Ex-Amazon Engineer Builds Library for World’s Software Code article mentions and interesting service: Runnable. Companies like Amazon and Google try to share their code with every other engineer at the company. The idea is to ensure that they never build the same thing twice. This kind of practices have created a huge discovery problem to find the right piece of code from the ocean of code pieces. In building software, modern companies rely also on all sorts of code and tools they don’t develop themselves (open source software and APIs).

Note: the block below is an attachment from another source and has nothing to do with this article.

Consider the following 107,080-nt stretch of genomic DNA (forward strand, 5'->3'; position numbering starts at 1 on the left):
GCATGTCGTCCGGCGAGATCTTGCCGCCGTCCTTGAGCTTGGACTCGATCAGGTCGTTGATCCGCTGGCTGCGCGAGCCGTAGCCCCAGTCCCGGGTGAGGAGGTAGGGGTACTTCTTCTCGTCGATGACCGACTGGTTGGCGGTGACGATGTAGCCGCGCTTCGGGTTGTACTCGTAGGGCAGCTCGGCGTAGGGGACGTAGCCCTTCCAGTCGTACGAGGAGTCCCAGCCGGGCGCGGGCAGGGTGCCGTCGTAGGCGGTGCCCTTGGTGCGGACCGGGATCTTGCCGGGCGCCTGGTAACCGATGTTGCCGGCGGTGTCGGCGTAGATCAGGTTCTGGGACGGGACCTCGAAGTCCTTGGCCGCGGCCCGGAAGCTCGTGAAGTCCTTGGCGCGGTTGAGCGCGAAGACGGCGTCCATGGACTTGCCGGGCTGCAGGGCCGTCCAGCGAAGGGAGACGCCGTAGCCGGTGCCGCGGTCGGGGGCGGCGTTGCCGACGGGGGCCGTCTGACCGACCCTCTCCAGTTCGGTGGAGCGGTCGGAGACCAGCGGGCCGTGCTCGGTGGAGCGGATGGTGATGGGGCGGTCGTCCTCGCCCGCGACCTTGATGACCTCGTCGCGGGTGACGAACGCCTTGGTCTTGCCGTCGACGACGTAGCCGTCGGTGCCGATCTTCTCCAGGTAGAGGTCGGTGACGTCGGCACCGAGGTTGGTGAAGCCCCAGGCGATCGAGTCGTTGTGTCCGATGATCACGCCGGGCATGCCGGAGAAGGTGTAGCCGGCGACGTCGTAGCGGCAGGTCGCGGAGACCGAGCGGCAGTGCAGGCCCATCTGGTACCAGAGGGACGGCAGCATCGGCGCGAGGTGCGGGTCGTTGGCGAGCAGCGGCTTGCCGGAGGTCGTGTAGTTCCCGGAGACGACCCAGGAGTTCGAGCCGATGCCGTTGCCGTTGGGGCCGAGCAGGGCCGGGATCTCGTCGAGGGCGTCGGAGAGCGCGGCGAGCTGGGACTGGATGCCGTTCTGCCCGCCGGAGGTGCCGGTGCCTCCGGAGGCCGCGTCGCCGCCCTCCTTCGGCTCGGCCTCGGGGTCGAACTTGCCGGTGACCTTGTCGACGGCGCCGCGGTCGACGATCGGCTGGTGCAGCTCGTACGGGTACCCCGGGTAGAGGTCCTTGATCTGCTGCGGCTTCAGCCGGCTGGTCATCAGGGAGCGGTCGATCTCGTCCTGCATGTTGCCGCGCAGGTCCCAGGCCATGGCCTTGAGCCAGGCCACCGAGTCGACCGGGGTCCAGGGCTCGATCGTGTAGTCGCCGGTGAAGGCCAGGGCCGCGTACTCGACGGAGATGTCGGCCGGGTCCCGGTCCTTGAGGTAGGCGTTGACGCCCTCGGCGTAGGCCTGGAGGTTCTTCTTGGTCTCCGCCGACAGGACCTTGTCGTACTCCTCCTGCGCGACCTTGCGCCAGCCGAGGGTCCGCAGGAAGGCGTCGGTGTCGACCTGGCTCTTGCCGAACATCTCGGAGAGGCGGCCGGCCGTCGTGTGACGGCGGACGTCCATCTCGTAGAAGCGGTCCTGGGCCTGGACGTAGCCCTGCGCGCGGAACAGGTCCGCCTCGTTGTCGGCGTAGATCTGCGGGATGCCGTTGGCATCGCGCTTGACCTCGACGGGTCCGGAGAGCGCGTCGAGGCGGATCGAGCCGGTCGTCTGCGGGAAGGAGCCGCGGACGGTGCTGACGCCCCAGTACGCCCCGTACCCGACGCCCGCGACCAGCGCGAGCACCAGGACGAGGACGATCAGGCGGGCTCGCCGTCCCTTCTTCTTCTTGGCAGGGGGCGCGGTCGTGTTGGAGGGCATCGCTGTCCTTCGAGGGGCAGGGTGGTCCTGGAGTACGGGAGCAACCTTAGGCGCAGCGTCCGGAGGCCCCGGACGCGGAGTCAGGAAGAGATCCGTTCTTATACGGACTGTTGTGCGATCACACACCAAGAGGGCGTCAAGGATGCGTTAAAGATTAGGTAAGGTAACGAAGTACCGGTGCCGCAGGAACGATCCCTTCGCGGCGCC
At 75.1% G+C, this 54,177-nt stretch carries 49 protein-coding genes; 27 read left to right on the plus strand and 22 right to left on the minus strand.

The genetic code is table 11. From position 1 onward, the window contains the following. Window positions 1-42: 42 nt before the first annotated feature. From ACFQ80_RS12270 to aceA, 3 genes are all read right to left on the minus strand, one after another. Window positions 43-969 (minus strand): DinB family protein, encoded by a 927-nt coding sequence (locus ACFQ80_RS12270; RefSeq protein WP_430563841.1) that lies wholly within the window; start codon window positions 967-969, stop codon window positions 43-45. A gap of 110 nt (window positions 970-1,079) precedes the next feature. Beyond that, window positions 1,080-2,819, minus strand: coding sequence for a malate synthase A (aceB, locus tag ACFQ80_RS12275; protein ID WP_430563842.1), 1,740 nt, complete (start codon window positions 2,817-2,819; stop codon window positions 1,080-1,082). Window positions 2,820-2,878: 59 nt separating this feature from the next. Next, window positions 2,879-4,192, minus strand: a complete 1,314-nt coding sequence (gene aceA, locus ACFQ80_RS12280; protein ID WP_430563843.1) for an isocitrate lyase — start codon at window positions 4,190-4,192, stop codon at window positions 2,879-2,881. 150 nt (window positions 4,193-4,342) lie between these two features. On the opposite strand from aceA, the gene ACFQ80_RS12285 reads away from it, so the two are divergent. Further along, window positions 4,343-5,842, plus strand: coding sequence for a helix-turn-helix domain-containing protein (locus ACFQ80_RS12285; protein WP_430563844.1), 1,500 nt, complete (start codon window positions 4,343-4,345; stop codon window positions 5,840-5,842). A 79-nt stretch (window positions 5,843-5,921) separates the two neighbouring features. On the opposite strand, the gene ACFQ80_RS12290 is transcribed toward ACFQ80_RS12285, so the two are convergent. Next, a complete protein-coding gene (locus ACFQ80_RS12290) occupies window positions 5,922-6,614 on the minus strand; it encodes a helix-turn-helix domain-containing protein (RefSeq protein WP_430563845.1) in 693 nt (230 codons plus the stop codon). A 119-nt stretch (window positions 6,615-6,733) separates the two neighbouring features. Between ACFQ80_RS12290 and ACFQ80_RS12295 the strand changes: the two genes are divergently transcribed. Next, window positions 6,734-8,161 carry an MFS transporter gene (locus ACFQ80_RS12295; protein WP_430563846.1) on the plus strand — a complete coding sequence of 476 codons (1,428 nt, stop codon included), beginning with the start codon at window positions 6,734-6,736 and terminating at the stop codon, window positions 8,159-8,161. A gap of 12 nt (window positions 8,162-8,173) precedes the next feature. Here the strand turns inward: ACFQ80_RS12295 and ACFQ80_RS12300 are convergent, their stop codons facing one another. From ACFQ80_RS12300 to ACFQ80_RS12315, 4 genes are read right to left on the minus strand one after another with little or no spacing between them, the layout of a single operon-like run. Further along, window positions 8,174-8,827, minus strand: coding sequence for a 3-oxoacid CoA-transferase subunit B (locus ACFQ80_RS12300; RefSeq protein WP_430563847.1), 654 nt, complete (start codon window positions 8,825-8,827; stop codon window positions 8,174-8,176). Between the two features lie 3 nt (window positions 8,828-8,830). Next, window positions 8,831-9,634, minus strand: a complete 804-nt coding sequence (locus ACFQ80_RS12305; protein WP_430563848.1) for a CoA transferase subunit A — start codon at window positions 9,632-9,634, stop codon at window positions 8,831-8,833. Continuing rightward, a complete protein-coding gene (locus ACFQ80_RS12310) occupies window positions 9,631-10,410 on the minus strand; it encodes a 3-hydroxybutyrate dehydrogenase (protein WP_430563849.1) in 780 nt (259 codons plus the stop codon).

The open source search engine Ohloh spans 20,656,731,705 lines of publicly available code, and the API tracking site The Programmable Web lists over 10,000 publicly available APIs. You can also found code from GithHub and BitBucket.

Yash Kumar has created a new solution to find and test publicly available code. Runnable service gives a means of finding and using all the software “building blocks” that are freely available across the web. Runnable allows you to actually test the code you have found. All the code in questions sits on the service itself, and it spans several programming platforms, including PHP, JavaScript and Node.js, and Ruby on Rails. The service is still in the beta testing stage, but us well worth to take a look. This is an interesting idea with some similarities to Cloud9 IDE service.

1 Comment

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